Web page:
Diplomatic Agent

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Diplomatic Agent

Definition of Diplomatic Agent

In accordance with the work A Dictionary of Law, this is a description of Diplomatic Agent : One of a class of state officials who are entrusted with the responsibility for representing their state and its interests and welfare and that of its citizens or subjects in the jurisdiction of another state or in international organizations.

Diplomatic agents can be generally classified into two groups:

  • heads of mission, and
  • members of the staff of the mission having diplomatic rank.


Rights and Privileges of Diplomatic Agents

These are partly founded upon immemorial custom, partly the result of negotiations embodied in international law. The most important, as it is the most ancient, is the right of personal inviolability extended to the diplomatic agent and the members of his suite. This inviolability is maintained after a rupture between the two governments concerned, and even after the outbreak of war. The habit of the Ottoman government of imprisoning in the Seven Towers the ambassador of a power with which it quarrelled was but an exception which proved the rule. The second important right is that of exterritoriality (q.v.), a convenient fiction by which the house and equipages of the diplomatic agent are regarded as the territory of the power by whom he is accredited. This involves the further principle that the agent is in no way subject to the receiving government. He is exempt from taxation and from the payment at least of certain local rates.

He also enjoys immunity:

  • from civil jurisdiction, e.g. he cannot be sued, nor can his goods be seized, for debt;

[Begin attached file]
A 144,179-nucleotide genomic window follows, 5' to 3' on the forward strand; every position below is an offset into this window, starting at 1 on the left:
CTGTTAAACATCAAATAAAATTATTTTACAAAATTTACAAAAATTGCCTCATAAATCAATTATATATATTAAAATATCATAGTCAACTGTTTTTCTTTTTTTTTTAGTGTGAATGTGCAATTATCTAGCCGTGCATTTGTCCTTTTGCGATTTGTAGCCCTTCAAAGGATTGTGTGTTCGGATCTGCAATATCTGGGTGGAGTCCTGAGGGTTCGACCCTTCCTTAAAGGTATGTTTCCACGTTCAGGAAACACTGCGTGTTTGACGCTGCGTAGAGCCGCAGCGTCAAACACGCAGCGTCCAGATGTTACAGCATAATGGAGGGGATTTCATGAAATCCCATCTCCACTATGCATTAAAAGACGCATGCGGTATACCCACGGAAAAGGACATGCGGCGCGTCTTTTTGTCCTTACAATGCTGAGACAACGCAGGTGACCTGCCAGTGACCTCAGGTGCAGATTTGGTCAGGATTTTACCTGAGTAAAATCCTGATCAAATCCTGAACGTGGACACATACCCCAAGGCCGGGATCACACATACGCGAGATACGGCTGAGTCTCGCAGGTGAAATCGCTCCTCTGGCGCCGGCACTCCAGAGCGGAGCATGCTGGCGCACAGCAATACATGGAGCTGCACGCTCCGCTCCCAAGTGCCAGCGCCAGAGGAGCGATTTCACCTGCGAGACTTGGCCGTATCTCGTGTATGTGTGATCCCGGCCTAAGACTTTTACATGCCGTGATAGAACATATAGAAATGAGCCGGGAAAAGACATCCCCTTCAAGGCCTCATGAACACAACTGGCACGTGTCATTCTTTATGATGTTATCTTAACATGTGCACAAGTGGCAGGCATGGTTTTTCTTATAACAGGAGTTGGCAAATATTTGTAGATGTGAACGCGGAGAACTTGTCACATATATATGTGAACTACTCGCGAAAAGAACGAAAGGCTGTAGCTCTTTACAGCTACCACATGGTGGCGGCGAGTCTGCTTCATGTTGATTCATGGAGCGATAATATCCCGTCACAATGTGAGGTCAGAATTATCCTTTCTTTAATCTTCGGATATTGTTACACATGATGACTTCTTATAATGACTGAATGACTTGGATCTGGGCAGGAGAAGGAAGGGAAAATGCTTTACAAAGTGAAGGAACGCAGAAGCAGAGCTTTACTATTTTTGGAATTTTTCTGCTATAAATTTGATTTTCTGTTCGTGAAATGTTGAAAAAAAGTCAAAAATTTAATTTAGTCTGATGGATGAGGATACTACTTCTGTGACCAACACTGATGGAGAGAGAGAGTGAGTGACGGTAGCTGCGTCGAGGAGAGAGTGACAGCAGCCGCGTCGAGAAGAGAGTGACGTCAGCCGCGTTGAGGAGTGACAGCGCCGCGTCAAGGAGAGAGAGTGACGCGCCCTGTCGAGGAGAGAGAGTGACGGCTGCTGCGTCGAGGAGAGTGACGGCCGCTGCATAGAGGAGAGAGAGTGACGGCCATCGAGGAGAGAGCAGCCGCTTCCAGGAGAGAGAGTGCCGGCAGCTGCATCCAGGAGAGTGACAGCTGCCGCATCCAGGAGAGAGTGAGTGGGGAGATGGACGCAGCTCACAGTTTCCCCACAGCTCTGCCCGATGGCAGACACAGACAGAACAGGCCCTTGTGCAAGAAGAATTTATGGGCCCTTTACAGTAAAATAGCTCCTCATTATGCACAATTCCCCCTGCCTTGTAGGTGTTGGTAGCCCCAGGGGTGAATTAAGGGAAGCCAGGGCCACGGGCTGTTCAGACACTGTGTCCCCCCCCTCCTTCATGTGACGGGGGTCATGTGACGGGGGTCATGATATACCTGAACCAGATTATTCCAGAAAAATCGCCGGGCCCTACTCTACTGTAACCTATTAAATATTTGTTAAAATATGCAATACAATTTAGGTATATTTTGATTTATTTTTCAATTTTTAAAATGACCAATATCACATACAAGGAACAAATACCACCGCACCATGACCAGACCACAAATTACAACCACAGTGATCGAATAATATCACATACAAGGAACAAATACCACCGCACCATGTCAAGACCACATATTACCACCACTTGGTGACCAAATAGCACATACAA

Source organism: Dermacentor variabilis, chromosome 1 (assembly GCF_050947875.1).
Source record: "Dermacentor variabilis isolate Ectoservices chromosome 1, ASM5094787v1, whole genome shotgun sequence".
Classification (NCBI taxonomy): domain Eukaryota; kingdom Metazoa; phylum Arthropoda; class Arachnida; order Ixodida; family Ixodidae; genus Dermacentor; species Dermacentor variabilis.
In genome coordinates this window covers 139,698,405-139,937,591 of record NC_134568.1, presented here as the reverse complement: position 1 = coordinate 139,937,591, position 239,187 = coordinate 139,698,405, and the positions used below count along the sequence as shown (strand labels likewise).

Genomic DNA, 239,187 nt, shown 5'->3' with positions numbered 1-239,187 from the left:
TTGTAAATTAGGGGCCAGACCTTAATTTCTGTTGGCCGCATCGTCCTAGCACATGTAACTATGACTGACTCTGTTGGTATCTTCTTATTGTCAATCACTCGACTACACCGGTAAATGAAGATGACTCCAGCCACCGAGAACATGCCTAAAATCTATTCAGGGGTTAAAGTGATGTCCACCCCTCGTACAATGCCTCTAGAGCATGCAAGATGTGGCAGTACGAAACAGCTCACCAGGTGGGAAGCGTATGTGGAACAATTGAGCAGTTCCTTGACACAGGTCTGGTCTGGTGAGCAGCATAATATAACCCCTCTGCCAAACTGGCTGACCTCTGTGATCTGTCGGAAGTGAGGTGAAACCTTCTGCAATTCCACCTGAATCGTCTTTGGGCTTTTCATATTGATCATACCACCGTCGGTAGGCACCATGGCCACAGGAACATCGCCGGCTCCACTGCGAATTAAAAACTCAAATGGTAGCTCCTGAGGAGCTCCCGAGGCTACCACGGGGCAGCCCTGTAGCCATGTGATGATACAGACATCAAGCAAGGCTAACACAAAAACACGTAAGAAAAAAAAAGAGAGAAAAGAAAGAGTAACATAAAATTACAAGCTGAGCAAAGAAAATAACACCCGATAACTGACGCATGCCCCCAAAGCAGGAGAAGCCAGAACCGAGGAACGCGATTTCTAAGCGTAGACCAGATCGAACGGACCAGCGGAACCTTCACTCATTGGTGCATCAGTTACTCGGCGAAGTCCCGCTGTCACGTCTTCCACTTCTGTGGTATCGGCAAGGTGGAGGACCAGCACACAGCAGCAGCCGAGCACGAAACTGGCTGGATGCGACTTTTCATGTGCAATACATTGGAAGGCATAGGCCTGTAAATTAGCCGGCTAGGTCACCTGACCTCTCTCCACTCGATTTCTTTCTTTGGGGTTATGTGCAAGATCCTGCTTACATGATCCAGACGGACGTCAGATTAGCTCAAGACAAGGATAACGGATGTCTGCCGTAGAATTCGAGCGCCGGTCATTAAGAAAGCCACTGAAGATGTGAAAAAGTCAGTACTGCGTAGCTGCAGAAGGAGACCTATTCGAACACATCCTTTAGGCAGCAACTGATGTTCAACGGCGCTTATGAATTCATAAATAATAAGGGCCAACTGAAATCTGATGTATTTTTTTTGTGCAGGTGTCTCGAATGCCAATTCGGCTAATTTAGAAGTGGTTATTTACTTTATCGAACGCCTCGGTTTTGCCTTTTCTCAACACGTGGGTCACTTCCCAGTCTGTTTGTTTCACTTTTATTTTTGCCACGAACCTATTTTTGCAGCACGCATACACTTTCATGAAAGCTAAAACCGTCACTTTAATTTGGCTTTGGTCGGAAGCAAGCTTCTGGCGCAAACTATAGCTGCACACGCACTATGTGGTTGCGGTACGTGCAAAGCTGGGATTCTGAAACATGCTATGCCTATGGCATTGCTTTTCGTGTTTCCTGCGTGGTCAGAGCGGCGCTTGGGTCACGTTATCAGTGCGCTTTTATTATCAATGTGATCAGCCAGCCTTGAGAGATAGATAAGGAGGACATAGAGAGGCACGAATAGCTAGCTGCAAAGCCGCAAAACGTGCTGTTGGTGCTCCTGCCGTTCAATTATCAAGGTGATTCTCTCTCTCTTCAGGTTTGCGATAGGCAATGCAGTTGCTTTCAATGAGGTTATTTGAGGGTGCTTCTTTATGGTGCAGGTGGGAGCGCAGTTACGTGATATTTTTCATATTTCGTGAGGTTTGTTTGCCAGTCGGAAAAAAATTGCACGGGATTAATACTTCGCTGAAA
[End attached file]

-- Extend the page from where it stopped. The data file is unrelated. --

• from criminal jurisdiction, e.g. he cannot be arrested and tried for a criminal offence.

For a crime of violence, however, or for plotting against the state, he can be placed under the necessary restraint and expelled the country. Gentilis, who had been consulted by the government in the case of the Spanish ambassador, Don Bernardino de Mendoza, expelled for intriguing against Queen Elizabeth, lays this down definitely. An ambassador, he says, need not be received, and he may be expelled. In actual practice a diplomatic agent who has made himself objectionable is withdrawn by his government on the representations of that to which he is accredited, and it is customary, before an ambassador is despatched, to find out whether he is a persona grata to the power to which he is accredited.

These immunities extend to all the members of an envoy’s suite. The difficulties that might be supposed to arise from such exemptions have not in practice been found very serious; for though, in the case of crimes committed by servants of agents of the first or second class the procedure is not clearly defined, each case would easily be made the subject of arrangement. In certain cases, e.g. embassies in Turkey, the exterritoriality of ambassadors implies a fairly extensive criminal jurisdiction; in other cases the dismissal of the servant would deprive him of his diplomatic immunity and bring him under the law of the land.

The right of granting asylum claimed by diplomatic agents in virtue of that of exterritoriality, at one time much abused, is now strictly limited. A political or criminal offender may seek asylum in a foreign embassy; but if, after a request has been formally made for his surrender, the ambassador refuses to deliver him up, the authorities may take the measures necessary to effect his arrest, and even force an entrance into the embassy for the purpose. The “right of chapel” (droit de chapelle, or droit de culte), enjoyed by envoys in reference to their exterritoriality, i.e. the right of free exercise of religious worship within their house, formerly of great importance, has been rendered superfluous by the spread of religious toleration. (See L. Oppenheim, Internat. Law (London, 1905) ,i. p. 441, &c.; A.W. Haffter, Das europäische Völkerrecht (Berlin, 1888), p. 435, etc.)(1)

Diplomatic Agent

Embracing mainstream international law, this section on diplomatic agent explores the context, history and effect of the area of the law covered here.

Description of Diplomatic Agent


See Also

  • Ambassadors
  • Consuls
  • Resources

    Further Reading

    • The entry “diplomatic agent” in the Parry and Grant Encyclopaedic Dictionary of International Law (currently, the Encyclopaedic Dictionary of International Law, 2009), Oxford University Press


    Notes and References

    1. Encyclopedia Britannica (1911)

    See Also

    Further Reading

    Diplomatic immunity; diplomatic mission.

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